The UK's attitude toward the EU in these negotiations reminds me of an old story.  The river was rising and threatening to flood a whole region, including the house of a certain old farmer.  Deputy sheriff drove his truck out to the old farmer's place to find him on his porch sitting in his rocking chair.  Deputy said, "Get in the truck, I'll get you out of here."  Old farmer replied, "No no, the Lord will provide," so the deputy drove off.  Well the river rose, flooded out the ground floor of the old farmer's house, and he had to go upstairs.  Deputy came by in a boat and said, "Come on, get in the boat, and I'll get you out of here."  Old farmer replied, "No no, the Lord will provide," so the deputy motored off.  River rose more, and the old farmer had to climb up on his roof.  Deputy flew over in a helicopter and yelled, "I'll toss down a ladder, you climb up, I'll fly you out."  Old farmer replied, "No no, the Lord will provide," and the deputy flew off.  The river kept rising, and the old farmer drowned.  He went to Heaven and came before God, and he asked, "Lord, why didn't you save me?"  God thundered, "Save you!  I sent a truck, I sent a boat, I sent a helicopter...."
by rifek on Sat Mar 16th, 2019 at 03:59:37 AM EST
the UK comes screaming for deals on everything from aviation to medicines, security cooperation to food standards - and all the while insisting on no immigration, no trading barriers, no contribution to the EU budget, and no recognition of the rights of EU citizens in Britain or of the jurisdiction of the ECJ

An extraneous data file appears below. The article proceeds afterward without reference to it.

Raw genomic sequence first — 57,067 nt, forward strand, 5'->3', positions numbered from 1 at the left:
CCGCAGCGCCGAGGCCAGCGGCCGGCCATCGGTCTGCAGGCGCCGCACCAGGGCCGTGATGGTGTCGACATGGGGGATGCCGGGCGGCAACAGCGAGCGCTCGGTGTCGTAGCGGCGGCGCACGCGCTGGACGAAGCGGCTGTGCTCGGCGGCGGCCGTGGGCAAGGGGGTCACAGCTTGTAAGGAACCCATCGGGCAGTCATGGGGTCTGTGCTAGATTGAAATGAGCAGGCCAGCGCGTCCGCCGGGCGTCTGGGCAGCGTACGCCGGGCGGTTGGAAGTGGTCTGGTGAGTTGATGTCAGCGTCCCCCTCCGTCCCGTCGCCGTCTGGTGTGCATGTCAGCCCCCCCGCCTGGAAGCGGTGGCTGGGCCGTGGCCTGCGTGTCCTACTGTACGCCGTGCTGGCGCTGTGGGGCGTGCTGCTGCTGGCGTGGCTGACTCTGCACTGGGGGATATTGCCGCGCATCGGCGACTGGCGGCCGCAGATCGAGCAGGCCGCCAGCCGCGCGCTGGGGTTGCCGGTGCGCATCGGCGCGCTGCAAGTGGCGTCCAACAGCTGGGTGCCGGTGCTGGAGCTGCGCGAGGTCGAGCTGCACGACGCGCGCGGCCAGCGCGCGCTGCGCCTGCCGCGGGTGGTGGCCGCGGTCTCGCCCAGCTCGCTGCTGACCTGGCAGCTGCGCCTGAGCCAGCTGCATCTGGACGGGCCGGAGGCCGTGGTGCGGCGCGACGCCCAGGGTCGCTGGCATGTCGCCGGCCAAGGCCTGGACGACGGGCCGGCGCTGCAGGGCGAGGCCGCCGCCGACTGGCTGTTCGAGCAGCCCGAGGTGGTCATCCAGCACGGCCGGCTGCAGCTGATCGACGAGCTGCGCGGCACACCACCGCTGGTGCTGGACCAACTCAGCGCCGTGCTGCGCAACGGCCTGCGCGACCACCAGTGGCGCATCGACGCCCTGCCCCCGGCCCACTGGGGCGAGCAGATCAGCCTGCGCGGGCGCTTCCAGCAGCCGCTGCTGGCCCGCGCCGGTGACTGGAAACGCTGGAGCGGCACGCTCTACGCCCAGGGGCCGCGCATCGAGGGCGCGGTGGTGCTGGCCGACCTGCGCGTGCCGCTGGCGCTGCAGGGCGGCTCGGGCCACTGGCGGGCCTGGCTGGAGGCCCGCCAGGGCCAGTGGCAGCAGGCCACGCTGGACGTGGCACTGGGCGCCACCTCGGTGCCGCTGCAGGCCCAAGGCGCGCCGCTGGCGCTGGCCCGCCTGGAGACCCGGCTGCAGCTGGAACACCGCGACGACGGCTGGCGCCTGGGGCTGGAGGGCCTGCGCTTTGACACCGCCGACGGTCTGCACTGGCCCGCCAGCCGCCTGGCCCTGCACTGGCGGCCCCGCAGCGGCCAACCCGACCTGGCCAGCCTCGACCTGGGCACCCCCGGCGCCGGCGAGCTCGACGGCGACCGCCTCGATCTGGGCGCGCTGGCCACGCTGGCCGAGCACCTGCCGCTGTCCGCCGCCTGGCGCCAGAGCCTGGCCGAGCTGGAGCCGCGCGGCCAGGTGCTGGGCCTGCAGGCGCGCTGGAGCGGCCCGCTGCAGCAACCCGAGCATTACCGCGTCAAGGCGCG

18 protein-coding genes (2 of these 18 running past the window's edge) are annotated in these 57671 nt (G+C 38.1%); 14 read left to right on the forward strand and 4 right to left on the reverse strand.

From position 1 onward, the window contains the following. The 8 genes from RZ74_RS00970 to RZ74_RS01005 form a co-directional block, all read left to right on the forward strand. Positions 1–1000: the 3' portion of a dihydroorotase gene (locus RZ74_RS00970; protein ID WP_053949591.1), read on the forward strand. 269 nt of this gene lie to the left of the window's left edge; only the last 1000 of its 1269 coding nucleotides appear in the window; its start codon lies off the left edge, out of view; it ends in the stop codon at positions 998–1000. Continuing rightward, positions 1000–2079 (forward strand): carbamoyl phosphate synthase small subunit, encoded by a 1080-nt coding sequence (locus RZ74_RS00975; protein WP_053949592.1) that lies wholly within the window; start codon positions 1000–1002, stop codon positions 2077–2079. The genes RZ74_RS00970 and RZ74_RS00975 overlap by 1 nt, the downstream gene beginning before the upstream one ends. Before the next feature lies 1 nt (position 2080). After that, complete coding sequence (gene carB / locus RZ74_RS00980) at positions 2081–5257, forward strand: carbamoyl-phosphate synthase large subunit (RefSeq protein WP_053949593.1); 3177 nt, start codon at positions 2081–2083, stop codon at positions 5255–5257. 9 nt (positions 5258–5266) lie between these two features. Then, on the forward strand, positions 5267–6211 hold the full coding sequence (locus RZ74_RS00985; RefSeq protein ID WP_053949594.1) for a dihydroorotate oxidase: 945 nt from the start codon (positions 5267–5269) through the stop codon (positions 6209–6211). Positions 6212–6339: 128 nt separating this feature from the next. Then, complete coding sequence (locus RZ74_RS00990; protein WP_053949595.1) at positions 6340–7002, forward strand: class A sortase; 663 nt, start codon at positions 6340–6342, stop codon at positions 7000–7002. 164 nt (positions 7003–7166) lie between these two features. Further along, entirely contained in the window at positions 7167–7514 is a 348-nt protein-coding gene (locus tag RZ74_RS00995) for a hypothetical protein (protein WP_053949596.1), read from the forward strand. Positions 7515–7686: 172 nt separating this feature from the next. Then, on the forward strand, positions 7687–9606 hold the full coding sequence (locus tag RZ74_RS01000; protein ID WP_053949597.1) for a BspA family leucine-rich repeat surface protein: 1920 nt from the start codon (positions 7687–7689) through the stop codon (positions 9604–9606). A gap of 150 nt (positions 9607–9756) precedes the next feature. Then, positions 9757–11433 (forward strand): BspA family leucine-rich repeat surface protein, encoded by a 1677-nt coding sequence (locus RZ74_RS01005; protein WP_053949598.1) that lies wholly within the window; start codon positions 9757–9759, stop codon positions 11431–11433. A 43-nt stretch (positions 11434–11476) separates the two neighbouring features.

This describes what I call 'Switzerland minus' and expect to be the future relationship with or without a deal.

A society committed to the notion that government is always bad will have bad government. And it doesn't have to be that way. — Paul Krugman
by Migeru (migeru at eurotrib dot com) on Sat Mar 16th, 2019 at 05:20:25 PM EST
Question 1, has Bercow scheduled a third vote on May's plan yet? I thought there was some argument about government bullying parliament by re-submitting a failed motion over and over again.

Question 2, what EU countries are most likely to veto an extension? The idea of actually getting all 27 of them on board seems like a stretch.

by asdf on Sun Mar 17th, 2019 at 02:26:45 AM EST
Q1. Good question. Last time around May could claim that her deal had been "improved" by the added clarifications in accompanying documents. This time around, there hasn't even been the pretence of further discussions with EU.

Q2. The truly remarkable thing is the degree to which they have been speaking with one voice until now, despite major differences on other issues. Some of this may be in solidarity with Ireland, a small member with most skin in the game, and a determination that no continuing member will be thrown under a bus - it could be them next time!

I'm inclined to give Varadker some credit for this, although others may have more knowledge/better perspective on this. He loves schmoozing at summits, and seems to have good relations with everyone (including Orban). Being a member of the dominant EPP helps (something the Conservatives never realized).

The EU's patience may not be limitless, but so far it may be a case of "never interrupt your enemy while he is busy making a mistake" (Napoleon). Some may be taking some vicarious schadenfreude at the UK's discomfort, but I am expecting a severe reaction if the UK does, eventually, go the no deal route.

Index of Frank's Diaries

by Frank Schnittger (mail Frankschnittger at hot male dotty communists) on Sun Mar 17th, 2019 at 10:56:13 AM EST
[ Parent ]